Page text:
…four days before a report that the office was reviewing claims in lawsuits against Trump University. The revelation that the check was signed before attorney general Pam Bondi announced the review weakens critics’ argument that Donald Trump was trying to curry favor via the $25,000 donation. Non-profits, like the Trump Foundation, aren’t allowed to make political donations.  NYT

Colin Powell: Trump is “a national disgrace”
Powell made the comment in an email that became public after his account was hacked. In the 30,000 emails released, Powell also expresses annoyance over the Clinton campaign’s attempt to link her use of a private server while secretary of state to advice he gave her as she stepped into the role. USA Today

The ACC pulls championship games out of North Carolina
The Atlantic Coast Conference’s decision mirrors an NCAA announcement in reaction to the state’s law limiting LGBT peoples’ civil rights protections. The decision is particularly noteworthy because the ACC is based in Greensboro, N.C. Gov. Pat McCrory, who supported enactment of the law, is in a heated reelection bid against state Attorney General Roy Cooper. NPR

Up or Out

Lance Vanden Brook has succeeded Helen Greiner as CEO of CyPhy Works. Greiner, the company’s founder, becomes chief technical officer.  Fortune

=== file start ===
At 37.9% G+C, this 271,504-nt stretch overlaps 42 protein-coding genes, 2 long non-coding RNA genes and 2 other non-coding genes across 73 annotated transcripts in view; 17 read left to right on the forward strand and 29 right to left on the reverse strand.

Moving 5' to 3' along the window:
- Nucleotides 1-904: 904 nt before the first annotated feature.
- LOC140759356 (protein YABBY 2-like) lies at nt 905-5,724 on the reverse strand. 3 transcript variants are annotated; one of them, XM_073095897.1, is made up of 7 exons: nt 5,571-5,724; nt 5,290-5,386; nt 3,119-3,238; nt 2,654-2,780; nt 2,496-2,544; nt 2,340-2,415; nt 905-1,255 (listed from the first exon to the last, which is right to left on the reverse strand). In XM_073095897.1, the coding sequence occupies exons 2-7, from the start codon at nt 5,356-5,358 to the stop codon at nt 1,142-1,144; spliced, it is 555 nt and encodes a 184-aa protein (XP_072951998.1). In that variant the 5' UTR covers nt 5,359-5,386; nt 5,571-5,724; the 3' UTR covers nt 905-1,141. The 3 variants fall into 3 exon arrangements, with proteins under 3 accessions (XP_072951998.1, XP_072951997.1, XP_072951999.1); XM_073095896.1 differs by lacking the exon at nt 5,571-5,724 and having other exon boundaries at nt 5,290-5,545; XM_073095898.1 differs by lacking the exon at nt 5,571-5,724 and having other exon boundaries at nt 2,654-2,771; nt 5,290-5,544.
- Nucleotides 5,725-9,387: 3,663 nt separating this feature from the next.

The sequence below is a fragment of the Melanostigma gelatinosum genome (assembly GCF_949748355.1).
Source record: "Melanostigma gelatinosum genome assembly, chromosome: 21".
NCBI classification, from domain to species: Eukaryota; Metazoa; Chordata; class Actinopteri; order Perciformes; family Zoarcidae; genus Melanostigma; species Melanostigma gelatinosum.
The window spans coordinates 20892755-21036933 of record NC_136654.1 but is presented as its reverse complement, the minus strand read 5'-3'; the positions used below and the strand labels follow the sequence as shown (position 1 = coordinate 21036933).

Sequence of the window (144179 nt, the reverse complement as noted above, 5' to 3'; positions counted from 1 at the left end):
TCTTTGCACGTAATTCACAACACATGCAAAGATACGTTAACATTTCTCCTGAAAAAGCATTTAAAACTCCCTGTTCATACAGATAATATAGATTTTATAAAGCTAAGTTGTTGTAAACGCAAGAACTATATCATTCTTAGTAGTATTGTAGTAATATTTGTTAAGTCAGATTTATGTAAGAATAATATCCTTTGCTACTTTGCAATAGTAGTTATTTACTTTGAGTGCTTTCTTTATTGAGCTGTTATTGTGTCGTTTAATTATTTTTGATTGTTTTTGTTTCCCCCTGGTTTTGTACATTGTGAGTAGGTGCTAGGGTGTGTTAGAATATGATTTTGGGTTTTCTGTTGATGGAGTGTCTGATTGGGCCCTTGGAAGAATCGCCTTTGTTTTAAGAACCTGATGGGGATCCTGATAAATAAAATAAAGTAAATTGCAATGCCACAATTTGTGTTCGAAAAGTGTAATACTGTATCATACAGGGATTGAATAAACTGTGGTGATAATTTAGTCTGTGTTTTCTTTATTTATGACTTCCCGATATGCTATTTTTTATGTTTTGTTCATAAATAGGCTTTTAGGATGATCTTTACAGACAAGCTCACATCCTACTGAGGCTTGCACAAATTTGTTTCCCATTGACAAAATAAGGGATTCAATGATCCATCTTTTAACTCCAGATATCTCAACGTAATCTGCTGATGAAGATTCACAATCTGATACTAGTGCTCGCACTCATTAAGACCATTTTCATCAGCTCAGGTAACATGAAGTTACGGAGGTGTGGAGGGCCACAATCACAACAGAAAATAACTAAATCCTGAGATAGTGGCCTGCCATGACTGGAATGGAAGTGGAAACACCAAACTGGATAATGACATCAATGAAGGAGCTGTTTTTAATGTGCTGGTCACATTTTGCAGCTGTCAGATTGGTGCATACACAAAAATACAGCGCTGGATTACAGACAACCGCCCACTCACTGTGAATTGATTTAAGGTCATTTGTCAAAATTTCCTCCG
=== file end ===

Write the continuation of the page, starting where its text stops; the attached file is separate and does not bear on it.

Virgin Group named Amy Stirling its CFO.  WSJ

Fortune Reads and Videos

Steve Ballmer closes in on a deal with Fox
The former Microsoft CEO, who owns the Los Angeles Clippers NBA team, could make a first-of-its-kind deal with Fox’s Prime Ticket cable business. Fox would get cable TV rights to Clippers games and Ballmer would get live streaming rights but could offer streaming only to Prime Ticket customers.  Fortune

You can now ask Siri…
…to hail you an Uber. The new feature is part of Uber’s latest app update. Fortune

18 innovators under 18
This young entrepreneurs include innovators in drones, social media, and fashion. Fortune

Tesla is suing an oil industry exec…
…for pretending to be Elon Musk. Tesla has accused the CFO of Quest Integrity Group of posing as Musk through email to try to obtain secret information. Fortune

Happy Birthday

Goldman Sachs CEO Lloyd Blankfein turns 62 today.  Popular CEOs

Prince Harry turns 32.  Biography

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Produced by Ryan Derousseau
@ryanderous